Celebrated for high shine, opulence, and red carpet-worthy gowns, Pamella Roland delivered her revered romanticism in her latest fall collection at New York Fashion Week. Inspired by the melding of old and new in the City of Prague, we saw historical architecture materialized in rich rubies and golds as well as jewel-encrusted pieces harking back to the Czech Renaissance. Returning us back to latter-day aesthetics were contemporary silhouettes including pencil skirts, off-shoulder decolletages, and a violet pantsuit that impressed as a cleansing anti-statement piece.

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Starting out demure with straight silhouettes and understated embellishments, the collection lifted off with grandiose garments adorned with finishes such as an ombre-jeweled cape, feathered hemlines, and metal fringes that swayed across a mesh bodice.

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I met with Pamella post-show to discuss her travel-infused inspiration and what makes a Pamella Roland piece truly special.

Your collection was influenced by a trip to Prague. What about the city made it so inspiring?

It’s really interesting actually, people wondered if I went there to find inspiration, but I went to Prague to see my son play hockey. It was the middle of August and it was 100 degrees. While he was busy I had the time to tool around so I took a water tour, and from the water I saw what a beautiful city it was. I always knew that, but to see it from the water was a little different. I noticed a lot of modern and a lot of traditional, and I thought, this is going to be great inspiration since I have customers of all ages. Also, the buildings with the golds and jewel tones… I thought this here is going to be my inspiration.

There were romantic elements like elaborate beadwork and jewel tones, and then contemporary shapes that added modernity, so I think you really captured that. Along with Prague, were you inspired by any trends this season? Is there anything new you wanted to try?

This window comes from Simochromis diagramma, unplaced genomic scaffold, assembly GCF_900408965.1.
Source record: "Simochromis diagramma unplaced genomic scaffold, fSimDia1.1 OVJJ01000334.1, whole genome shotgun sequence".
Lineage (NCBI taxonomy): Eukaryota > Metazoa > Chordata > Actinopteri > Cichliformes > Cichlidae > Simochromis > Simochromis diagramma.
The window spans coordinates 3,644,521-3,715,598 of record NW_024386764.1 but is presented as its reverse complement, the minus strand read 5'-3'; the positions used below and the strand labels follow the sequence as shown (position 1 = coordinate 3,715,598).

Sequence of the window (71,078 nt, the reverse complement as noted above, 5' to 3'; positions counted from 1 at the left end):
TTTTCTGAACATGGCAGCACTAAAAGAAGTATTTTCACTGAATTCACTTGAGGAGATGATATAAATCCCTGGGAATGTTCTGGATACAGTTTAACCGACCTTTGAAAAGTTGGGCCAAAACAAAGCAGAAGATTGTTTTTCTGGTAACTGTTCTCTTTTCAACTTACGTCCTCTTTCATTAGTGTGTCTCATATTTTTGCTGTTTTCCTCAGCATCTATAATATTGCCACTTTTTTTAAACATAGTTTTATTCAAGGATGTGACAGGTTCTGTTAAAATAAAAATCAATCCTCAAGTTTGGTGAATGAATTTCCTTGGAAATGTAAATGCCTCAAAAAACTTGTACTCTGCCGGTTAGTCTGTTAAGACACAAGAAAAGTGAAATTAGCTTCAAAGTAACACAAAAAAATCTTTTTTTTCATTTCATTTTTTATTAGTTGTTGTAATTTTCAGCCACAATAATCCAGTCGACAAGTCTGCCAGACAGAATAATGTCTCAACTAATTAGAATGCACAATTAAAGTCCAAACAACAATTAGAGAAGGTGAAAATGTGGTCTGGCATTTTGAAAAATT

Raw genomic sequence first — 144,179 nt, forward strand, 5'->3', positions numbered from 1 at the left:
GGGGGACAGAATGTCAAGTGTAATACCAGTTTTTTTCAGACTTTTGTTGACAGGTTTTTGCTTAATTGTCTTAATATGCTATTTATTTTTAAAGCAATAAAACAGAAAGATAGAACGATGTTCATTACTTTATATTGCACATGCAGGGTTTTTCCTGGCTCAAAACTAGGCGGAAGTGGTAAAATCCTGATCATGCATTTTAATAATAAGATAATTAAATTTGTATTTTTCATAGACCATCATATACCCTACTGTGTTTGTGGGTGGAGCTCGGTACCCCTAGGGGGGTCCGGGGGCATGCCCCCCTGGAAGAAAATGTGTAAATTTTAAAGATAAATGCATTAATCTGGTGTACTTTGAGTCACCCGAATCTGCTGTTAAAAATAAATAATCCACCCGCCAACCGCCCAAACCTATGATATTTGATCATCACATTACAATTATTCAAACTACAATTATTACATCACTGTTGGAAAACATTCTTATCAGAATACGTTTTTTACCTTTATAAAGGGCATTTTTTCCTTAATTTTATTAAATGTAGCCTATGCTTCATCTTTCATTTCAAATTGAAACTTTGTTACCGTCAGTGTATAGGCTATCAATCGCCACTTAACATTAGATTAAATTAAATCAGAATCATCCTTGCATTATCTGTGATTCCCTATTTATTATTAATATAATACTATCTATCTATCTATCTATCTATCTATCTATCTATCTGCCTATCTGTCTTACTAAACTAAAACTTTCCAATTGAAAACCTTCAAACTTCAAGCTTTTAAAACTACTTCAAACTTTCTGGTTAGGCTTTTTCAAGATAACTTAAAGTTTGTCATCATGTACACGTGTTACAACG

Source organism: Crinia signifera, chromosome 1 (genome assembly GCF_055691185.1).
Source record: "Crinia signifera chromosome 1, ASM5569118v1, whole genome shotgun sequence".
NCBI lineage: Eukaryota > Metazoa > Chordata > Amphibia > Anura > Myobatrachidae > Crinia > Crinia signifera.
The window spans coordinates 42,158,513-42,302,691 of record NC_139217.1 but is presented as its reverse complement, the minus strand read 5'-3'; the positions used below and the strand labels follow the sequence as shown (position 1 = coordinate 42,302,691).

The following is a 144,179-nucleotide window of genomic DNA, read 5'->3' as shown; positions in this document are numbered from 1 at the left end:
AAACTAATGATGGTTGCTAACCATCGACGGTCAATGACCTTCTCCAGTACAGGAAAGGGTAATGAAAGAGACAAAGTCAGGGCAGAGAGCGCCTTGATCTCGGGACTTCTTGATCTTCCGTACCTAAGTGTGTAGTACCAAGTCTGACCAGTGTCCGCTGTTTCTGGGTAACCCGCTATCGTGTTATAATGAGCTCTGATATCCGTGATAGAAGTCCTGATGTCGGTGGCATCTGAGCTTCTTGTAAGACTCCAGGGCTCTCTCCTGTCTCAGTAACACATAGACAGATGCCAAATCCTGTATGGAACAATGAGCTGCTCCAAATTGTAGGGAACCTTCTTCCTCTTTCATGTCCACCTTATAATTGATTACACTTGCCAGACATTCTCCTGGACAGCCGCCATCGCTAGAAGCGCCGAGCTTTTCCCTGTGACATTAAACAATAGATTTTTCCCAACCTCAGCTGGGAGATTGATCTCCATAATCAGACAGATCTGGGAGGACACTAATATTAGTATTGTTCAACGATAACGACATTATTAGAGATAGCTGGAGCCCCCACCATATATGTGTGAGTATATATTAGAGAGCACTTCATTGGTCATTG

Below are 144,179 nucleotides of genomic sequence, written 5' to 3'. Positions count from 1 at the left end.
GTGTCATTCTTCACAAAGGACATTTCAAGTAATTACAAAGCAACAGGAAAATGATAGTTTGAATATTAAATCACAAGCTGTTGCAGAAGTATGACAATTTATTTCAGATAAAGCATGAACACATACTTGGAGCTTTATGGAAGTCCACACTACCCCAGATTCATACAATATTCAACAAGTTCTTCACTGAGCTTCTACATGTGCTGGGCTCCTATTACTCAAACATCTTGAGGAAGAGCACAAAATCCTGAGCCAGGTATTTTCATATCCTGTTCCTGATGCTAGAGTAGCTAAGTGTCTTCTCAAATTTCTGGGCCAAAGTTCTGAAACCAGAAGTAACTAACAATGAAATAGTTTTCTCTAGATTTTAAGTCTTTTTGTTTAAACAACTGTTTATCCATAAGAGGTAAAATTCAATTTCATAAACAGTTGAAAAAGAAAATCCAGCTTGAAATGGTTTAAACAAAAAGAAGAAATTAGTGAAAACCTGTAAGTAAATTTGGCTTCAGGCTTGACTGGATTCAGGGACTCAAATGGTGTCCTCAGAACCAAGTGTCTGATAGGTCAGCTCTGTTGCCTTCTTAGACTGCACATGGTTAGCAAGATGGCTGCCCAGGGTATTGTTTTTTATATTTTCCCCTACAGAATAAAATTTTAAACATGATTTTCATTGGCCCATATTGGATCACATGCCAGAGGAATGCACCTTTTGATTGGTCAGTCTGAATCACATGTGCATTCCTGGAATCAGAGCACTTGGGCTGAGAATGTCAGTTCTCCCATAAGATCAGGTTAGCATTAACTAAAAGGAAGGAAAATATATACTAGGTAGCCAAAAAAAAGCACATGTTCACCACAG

You know what… we have more customers out of Paris and the Middle East and they love their feathers and all that. When I first saw it I was like what? But they love it. Before, I used to worry about making the press happy. Now, I’m trying to make my customer happy. That’s what keeps your doors open, really. So, this is what our customer wants. If you notice, some dresses have a really clean line, that’s more of an American woman. The feathers are more European, even though we’ve sold a lot here too. We try to make all our customers happy which is why there were a lot of different things in the show.

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When it comes to designing gowns is there one aspect of the design process that’s most important to you? What makes a gown special?

First of all, I think we’re really known for keeping our sizes true. If you want a 6, your gown will be a 6. We work really hard at that. We’ve been in the business for 15 years now and we’ve really achieved that. Before I started making gowns, I actually started out at a sportswear company. When I would try gowns on you would have to zip here, do this, it takes a gymnast to put some of these dresses on. Our dresses are easier, we have bustiers so that when you get older, and you want to be sucked in, wearing them helps. I’ve been in the business for 15 years and I’ve worn a lot of gowns so I think that’s helped also. It has to fit right. I don’t care how gorgeous it is, if it doesn’t fit right it’s not going to feel good on you.

If you could describe the woman that wears your designs in three words what would they be?

She pauses and calls over a Brandon, and laughs as she relays the question to him

Brandon: “Confident, opulent, (we like opulence), glamorous…”

Pamella lights up with an answer

She wants her clothes to bring her confidence. Let me put it this way, today I looked at all these brave women coming forward and coming together. I raised my children, I have two daughters, to have the type of confidence to stand up. I think we need confident, powerful women. That’s who I design for.

Article by: Samantha Lockhart from NASENSE